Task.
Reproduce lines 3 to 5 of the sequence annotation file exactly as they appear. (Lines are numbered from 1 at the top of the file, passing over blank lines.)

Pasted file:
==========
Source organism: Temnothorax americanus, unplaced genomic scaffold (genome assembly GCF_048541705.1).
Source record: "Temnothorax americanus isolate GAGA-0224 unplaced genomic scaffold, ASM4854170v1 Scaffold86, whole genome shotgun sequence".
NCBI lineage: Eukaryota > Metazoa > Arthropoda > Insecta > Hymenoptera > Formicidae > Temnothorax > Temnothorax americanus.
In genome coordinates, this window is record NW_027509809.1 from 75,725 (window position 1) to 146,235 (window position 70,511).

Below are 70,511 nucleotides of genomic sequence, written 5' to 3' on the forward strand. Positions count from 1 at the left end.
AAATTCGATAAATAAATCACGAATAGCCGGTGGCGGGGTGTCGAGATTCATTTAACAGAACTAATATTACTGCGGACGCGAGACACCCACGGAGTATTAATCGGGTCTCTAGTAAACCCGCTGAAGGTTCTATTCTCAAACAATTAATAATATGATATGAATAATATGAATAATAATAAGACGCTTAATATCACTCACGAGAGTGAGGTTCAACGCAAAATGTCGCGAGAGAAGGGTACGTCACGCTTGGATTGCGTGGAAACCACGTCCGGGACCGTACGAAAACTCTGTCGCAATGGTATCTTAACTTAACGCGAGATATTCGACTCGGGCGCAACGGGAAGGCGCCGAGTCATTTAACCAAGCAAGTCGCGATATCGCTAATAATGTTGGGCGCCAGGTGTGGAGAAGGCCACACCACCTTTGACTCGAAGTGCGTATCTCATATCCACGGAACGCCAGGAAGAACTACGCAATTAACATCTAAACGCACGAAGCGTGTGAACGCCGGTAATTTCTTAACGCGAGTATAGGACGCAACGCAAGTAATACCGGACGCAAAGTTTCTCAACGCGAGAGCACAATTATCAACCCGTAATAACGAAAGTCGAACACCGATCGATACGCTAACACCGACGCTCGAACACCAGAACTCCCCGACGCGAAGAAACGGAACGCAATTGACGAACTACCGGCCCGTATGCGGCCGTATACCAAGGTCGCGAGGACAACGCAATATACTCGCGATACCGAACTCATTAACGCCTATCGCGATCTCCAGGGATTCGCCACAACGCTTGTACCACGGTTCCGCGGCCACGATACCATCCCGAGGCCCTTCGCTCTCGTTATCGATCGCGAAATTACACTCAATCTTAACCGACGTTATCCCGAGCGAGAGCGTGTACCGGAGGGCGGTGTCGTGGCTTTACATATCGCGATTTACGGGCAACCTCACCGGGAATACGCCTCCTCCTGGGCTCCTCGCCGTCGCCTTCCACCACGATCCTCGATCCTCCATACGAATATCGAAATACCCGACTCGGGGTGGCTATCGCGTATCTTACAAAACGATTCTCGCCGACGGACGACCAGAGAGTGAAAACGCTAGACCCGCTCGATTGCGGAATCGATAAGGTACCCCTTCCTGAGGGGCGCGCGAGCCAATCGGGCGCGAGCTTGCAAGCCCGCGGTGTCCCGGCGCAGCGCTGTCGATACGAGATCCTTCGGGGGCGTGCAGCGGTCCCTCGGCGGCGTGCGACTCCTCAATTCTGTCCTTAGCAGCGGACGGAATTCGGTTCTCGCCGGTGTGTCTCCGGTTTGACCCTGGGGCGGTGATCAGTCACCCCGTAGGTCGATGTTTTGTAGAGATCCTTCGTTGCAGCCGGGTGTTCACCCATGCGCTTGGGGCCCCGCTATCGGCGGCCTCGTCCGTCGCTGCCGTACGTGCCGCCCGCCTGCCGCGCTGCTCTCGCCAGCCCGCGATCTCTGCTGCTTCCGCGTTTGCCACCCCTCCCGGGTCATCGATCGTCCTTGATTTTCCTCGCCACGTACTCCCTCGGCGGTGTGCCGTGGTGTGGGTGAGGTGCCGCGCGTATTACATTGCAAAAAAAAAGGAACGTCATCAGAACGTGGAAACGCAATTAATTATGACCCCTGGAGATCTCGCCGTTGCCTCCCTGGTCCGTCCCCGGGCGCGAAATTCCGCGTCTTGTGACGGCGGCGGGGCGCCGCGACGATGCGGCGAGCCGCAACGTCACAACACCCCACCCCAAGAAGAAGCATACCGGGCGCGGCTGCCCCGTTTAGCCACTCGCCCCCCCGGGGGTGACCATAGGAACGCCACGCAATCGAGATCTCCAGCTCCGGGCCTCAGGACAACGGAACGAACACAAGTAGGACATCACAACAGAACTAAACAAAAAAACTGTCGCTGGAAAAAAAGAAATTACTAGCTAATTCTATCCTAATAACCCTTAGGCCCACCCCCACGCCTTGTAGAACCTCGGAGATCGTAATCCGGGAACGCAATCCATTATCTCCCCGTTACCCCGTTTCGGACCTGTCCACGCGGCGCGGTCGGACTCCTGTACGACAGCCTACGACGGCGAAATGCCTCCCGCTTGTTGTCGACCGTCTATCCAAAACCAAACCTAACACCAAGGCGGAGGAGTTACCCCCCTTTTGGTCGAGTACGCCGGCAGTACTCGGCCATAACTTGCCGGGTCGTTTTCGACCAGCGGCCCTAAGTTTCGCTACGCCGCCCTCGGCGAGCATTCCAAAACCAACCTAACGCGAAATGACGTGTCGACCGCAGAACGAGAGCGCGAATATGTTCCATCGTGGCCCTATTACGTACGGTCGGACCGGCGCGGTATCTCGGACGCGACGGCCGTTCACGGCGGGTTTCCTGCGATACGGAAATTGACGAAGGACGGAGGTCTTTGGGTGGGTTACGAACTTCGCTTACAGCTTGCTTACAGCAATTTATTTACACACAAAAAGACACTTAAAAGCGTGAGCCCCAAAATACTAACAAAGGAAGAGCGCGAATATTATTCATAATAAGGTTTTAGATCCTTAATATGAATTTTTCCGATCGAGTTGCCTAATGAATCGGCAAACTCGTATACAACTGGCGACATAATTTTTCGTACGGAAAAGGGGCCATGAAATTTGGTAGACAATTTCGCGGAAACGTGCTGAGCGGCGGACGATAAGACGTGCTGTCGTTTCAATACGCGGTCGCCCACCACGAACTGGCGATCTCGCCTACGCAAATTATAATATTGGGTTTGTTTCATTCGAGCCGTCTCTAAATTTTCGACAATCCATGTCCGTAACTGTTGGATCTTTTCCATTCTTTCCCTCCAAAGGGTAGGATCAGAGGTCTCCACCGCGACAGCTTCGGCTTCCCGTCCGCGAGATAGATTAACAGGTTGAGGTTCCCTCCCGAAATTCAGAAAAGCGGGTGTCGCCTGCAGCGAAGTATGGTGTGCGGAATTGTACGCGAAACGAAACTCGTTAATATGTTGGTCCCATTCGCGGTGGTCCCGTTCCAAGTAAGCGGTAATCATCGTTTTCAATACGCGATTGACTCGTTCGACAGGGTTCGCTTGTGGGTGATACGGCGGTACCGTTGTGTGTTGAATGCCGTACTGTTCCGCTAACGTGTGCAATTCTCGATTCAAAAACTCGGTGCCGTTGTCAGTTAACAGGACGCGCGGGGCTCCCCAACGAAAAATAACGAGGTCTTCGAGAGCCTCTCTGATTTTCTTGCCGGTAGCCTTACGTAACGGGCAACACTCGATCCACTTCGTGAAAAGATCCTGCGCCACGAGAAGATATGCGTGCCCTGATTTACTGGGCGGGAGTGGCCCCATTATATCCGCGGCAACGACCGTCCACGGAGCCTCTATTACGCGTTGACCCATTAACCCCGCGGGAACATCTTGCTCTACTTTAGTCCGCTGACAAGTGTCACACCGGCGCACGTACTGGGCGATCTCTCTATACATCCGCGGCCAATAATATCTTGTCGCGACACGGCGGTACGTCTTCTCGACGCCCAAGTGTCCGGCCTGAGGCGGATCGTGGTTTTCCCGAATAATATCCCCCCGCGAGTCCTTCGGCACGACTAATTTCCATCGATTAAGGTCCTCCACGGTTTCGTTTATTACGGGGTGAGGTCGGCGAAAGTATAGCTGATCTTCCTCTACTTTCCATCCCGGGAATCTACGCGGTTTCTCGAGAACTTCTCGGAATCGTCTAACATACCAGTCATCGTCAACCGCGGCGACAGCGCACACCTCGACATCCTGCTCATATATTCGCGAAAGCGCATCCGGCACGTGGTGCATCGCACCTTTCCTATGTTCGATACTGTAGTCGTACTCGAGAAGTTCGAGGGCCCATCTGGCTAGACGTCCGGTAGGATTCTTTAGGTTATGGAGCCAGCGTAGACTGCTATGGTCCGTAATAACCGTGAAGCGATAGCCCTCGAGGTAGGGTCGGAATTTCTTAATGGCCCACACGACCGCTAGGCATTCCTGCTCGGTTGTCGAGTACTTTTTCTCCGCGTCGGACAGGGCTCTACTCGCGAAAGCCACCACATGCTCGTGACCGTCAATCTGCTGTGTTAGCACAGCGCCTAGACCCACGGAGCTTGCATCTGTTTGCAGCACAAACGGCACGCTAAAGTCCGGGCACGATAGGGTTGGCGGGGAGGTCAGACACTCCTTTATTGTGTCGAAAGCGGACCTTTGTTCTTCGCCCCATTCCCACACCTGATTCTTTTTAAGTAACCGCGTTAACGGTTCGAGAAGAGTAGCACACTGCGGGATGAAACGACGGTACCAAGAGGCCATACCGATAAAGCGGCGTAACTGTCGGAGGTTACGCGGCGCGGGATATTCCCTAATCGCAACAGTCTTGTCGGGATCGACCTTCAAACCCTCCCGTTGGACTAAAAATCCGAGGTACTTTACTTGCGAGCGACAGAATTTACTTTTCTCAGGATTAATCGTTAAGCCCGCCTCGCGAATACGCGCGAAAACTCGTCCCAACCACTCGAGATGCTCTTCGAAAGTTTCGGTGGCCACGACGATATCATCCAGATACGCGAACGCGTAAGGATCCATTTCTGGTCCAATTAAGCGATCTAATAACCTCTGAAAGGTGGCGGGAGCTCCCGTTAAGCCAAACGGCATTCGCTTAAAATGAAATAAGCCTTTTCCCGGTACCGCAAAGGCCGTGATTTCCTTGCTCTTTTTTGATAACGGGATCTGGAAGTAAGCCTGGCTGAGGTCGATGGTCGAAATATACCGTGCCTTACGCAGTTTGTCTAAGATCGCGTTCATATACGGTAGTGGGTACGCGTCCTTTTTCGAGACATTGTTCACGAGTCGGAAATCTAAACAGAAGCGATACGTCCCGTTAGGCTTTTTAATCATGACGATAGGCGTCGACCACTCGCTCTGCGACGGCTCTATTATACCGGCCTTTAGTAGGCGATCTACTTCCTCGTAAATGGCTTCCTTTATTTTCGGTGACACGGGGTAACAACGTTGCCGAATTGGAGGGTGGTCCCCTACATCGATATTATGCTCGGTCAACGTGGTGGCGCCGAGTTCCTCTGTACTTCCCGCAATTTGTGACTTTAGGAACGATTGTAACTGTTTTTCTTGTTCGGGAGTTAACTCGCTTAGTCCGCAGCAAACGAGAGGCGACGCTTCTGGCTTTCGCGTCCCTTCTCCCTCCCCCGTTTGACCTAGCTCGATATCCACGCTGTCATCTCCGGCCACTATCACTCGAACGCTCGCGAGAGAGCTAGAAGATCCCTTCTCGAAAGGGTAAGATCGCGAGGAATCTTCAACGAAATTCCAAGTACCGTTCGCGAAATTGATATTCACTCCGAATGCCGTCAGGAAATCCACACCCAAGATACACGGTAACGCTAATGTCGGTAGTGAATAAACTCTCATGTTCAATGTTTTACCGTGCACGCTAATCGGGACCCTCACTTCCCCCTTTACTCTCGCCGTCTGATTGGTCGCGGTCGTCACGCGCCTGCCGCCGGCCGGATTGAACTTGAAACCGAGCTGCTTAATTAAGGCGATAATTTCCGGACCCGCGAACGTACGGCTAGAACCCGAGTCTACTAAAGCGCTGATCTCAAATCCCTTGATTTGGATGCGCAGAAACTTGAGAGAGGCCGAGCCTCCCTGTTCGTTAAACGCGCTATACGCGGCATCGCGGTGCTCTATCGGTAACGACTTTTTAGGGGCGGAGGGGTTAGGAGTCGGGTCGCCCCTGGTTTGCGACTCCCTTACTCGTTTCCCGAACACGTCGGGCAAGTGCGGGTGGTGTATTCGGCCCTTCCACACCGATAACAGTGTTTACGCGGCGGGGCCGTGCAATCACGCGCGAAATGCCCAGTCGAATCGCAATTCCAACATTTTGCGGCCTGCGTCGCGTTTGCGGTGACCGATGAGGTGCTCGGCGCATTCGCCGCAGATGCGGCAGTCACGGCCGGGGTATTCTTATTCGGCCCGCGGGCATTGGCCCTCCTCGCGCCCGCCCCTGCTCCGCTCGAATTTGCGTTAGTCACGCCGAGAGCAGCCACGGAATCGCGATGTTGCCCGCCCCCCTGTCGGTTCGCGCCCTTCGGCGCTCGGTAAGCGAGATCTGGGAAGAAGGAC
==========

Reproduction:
NCBI lineage: Eukaryota > Metazoa > Arthropoda > Insecta > Hymenoptera > Formicidae > Temnothorax > Temnothorax americanus.
In genome coordinates, this window is record NW_027509809.1 from 75,725 (window position 1) to 146,235 (window position 70,511).

Below are 70,511 nucleotides of genomic sequence, written 5' to 3' on the forward strand. Positions count from 1 at the left end.